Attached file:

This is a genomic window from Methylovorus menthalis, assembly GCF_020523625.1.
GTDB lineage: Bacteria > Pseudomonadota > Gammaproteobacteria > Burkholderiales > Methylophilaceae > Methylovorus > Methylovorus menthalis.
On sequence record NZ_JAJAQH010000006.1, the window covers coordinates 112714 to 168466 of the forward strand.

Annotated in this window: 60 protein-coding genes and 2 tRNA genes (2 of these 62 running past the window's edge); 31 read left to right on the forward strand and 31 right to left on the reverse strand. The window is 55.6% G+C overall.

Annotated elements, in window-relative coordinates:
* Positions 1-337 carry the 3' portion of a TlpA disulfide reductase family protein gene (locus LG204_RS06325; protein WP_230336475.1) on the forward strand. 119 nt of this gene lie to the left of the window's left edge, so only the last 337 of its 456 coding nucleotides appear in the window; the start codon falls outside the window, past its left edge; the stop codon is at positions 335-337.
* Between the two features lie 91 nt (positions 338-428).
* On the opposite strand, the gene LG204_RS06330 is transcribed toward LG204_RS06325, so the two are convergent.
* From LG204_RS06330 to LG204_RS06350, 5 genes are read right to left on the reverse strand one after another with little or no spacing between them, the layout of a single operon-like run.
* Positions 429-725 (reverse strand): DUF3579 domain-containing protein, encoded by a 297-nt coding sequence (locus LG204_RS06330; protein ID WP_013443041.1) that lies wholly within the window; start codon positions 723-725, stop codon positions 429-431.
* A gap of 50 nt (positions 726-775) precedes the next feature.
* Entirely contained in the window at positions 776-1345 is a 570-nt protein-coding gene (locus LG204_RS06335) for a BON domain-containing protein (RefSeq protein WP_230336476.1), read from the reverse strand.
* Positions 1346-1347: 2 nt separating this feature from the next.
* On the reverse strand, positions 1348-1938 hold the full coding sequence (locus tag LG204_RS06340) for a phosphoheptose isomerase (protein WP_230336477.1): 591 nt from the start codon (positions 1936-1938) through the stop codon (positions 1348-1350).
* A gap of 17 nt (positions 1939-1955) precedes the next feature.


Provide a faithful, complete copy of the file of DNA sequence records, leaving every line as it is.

This is a genomic window from Methylovorus menthalis, assembly GCF_020523625.1.
GTDB lineage: Bacteria > Pseudomonadota > Gammaproteobacteria > Burkholderiales > Methylophilaceae > Methylovorus > Methylovorus menthalis.
On sequence record NZ_JAJAQH010000006.1, the window covers coordinates 112714 to 168466 of the forward strand.

Annotated in this window: 60 protein-coding genes and 2 tRNA genes (2 of these 62 running past the window's edge); 31 read left to right on the forward strand and 31 right to left on the reverse strand. The window is 55.6% G+C overall.

Annotated elements, in window-relative coordinates:
* Positions 1-337 carry the 3' portion of a TlpA disulfide reductase family protein gene (locus LG204_RS06325; protein WP_230336475.1) on the forward strand. 119 nt of this gene lie to the left of the window's left edge, so only the last 337 of its 456 coding nucleotides appear in the window; the start codon falls outside the window, past its left edge; the stop codon is at positions 335-337.
* Between the two features lie 91 nt (positions 338-428).
* On the opposite strand, the gene LG204_RS06330 is transcribed toward LG204_RS06325, so the two are convergent.
* From LG204_RS06330 to LG204_RS06350, 5 genes are read right to left on the reverse strand one after another with little or no spacing between them, the layout of a single operon-like run.
* Positions 429-725 (reverse strand): DUF3579 domain-containing protein, encoded by a 297-nt coding sequence (locus LG204_RS06330; protein ID WP_013443041.1) that lies wholly within the window; start codon positions 723-725, stop codon positions 429-431.
* A gap of 50 nt (positions 726-775) precedes the next feature.
* Entirely contained in the window at positions 776-1345 is a 570-nt protein-coding gene (locus LG204_RS06335) for a BON domain-containing protein (RefSeq protein WP_230336476.1), read from the reverse strand.
* Positions 1346-1347: 2 nt separating this feature from the next.
* On the reverse strand, positions 1348-1938 hold the full coding sequence (locus tag LG204_RS06340) for a phosphoheptose isomerase (protein WP_230336477.1): 591 nt from the start codon (positions 1936-1938) through the stop codon (positions 1348-1350).
* A gap of 17 nt (positions 1939-1955) precedes the next feature.